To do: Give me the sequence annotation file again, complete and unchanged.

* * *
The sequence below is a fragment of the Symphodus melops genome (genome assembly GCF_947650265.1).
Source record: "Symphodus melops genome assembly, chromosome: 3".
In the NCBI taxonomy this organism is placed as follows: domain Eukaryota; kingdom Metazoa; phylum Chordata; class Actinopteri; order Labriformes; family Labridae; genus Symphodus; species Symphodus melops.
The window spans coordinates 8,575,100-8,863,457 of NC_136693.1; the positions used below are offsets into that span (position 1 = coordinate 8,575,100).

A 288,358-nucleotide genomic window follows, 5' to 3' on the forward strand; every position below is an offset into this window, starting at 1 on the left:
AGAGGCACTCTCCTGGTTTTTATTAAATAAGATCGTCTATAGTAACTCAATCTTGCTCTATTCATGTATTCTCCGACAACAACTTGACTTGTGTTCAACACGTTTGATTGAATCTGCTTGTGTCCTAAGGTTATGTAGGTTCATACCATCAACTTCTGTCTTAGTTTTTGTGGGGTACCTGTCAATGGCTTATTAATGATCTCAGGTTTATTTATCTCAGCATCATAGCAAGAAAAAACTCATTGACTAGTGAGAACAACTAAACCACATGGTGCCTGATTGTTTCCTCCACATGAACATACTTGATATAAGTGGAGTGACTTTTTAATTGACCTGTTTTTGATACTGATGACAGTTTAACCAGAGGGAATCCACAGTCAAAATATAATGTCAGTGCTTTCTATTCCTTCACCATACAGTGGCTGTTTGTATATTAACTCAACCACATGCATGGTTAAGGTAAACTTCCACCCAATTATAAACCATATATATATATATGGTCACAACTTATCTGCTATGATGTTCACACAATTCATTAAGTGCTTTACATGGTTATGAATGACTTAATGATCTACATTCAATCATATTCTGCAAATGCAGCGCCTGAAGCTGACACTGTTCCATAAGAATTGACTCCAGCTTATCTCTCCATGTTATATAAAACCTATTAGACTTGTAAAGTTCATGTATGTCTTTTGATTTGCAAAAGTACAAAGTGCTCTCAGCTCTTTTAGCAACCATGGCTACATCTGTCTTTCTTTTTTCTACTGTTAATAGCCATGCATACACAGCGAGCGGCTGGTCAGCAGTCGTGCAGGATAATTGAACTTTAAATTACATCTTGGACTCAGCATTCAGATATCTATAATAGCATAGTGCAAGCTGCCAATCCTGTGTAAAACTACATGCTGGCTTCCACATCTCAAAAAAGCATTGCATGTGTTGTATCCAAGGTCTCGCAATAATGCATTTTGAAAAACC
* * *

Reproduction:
The sequence below is a fragment of the Symphodus melops genome (genome assembly GCF_947650265.1).
Source record: "Symphodus melops genome assembly, chromosome: 3".
In the NCBI taxonomy this organism is placed as follows: domain Eukaryota; kingdom Metazoa; phylum Chordata; class Actinopteri; order Labriformes; family Labridae; genus Symphodus; species Symphodus melops.
The window spans coordinates 8,575,100-8,863,457 of NC_136693.1; the positions used below are offsets into that span (position 1 = coordinate 8,575,100).

A 288,358-nucleotide genomic window follows, 5' to 3' on the forward strand; every position below is an offset into this window, starting at 1 on the left:
AGAGGCACTCTCCTGGTTTTTATTAAATAAGATCGTCTATAGTAACTCAATCTTGCTCTATTCATGTATTCTCCGACAACAACTTGACTTGTGTTCAACACGTTTGATTGAATCTGCTTGTGTCCTAAGGTTATGTAGGTTCATACCATCAACTTCTGTCTTAGTTTTTGTGGGGTACCTGTCAATGGCTTATTAATGATCTCAGGTTTATTTATCTCAGCATCATAGCAAGAAAAAACTCATTGACTAGTGAGAACAACTAAACCACATGGTGCCTGATTGTTTCCTCCACATGAACATACTTGATATAAGTGGAGTGACTTTTTAATTGACCTGTTTTTGATACTGATGACAGTTTAACCAGAGGGAATCCACAGTCAAAATATAATGTCAGTGCTTTCTATTCCTTCACCATACAGTGGCTGTTTGTATATTAACTCAACCACATGCATGGTTAAGGTAAACTTCCACCCAATTATAAACCATATATATATATATGGTCACAACTTATCTGCTATGATGTTCACACAATTCATTAAGTGCTTTACATGGTTATGAATGACTTAATGATCTACATTCAATCATATTCTGCAAATGCAGCGCCTGAAGCTGACACTGTTCCATAAGAATTGACTCCAGCTTATCTCTCCATGTTATATAAAACCTATTAGACTTGTAAAGTTCATGTATGTCTTTTGATTTGCAAAAGTACAAAGTGCTCTCAGCTCTTTTAGCAACCATGGCTACATCTGTCTTTCTTTTTTCTACTGTTAATAGCCATGCATACACAGCGAGCGGCTGGTCAGCAGTCGTGCAGGATAATTGAACTTTAAATTACATCTTGGACTCAGCATTCAGATATCTATAATAGCATAGTGCAAGCTGCCAATCCTGTGTAAAACTACATGCTGGCTTCCACATCTCAAAAAAGCATTGCATGTGTTGTATCCAAGGTCTCGCAATAATGCATTTTGAAAAACC